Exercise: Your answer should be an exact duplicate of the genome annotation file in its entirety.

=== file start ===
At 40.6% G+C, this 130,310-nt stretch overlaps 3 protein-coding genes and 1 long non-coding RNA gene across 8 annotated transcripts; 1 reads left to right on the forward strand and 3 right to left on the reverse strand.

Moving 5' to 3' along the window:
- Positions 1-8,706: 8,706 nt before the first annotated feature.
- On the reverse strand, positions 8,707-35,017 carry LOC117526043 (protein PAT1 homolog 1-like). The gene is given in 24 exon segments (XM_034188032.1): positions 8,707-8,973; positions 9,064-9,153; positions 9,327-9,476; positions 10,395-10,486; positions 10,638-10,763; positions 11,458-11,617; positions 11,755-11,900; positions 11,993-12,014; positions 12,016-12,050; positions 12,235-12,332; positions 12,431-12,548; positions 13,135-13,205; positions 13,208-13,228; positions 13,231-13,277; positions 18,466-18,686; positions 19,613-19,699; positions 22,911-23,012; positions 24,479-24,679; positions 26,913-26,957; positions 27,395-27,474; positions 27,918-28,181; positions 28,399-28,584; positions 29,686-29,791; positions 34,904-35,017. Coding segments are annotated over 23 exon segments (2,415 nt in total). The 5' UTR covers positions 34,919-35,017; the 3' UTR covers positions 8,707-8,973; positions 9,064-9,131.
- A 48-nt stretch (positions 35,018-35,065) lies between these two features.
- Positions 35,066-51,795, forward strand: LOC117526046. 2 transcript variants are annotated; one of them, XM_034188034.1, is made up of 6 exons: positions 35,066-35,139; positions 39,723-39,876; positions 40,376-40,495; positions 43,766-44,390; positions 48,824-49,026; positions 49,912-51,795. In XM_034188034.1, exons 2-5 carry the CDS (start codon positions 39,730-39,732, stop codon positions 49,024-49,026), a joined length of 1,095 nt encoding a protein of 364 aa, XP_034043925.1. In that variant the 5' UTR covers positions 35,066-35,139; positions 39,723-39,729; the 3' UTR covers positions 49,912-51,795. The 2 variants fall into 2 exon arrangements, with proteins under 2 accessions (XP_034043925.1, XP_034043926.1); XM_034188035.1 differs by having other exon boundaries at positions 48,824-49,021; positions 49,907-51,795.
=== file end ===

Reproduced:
At 40.6% G+C, this 130,310-nt stretch overlaps 3 protein-coding genes and 1 long non-coding RNA gene across 8 annotated transcripts; 1 reads left to right on the forward strand and 3 right to left on the reverse strand.

Moving 5' to 3' along the window:
- Positions 1-8,706: 8,706 nt before the first annotated feature.
- On the reverse strand, positions 8,707-35,017 carry LOC117526043 (protein PAT1 homolog 1-like). The gene is given in 24 exon segments (XM_034188032.1): positions 8,707-8,973; positions 9,064-9,153; positions 9,327-9,476; positions 10,395-10,486; positions 10,638-10,763; positions 11,458-11,617; positions 11,755-11,900; positions 11,993-12,014; positions 12,016-12,050; positions 12,235-12,332; positions 12,431-12,548; positions 13,135-13,205; positions 13,208-13,228; positions 13,231-13,277; positions 18,466-18,686; positions 19,613-19,699; positions 22,911-23,012; positions 24,479-24,679; positions 26,913-26,957; positions 27,395-27,474; positions 27,918-28,181; positions 28,399-28,584; positions 29,686-29,791; positions 34,904-35,017. Coding segments are annotated over 23 exon segments (2,415 nt in total). The 5' UTR covers positions 34,919-35,017; the 3' UTR covers positions 8,707-8,973; positions 9,064-9,131.
- A 48-nt stretch (positions 35,018-35,065) lies between these two features.
- Positions 35,066-51,795, forward strand: LOC117526046. 2 transcript variants are annotated; one of them, XM_034188034.1, is made up of 6 exons: positions 35,066-35,139; positions 39,723-39,876; positions 40,376-40,495; positions 43,766-44,390; positions 48,824-49,026; positions 49,912-51,795. In XM_034188034.1, exons 2-5 carry the CDS (start codon positions 39,730-39,732, stop codon positions 49,024-49,026), a joined length of 1,095 nt encoding a protein of 364 aa, XP_034043925.1. In that variant the 5' UTR covers positions 35,066-35,139; positions 39,723-39,729; the 3' UTR covers positions 49,912-51,795. The 2 variants fall into 2 exon arrangements, with proteins under 2 accessions (XP_034043925.1, XP_034043926.1); XM_034188035.1 differs by having other exon boundaries at positions 48,824-49,021; positions 49,907-51,795.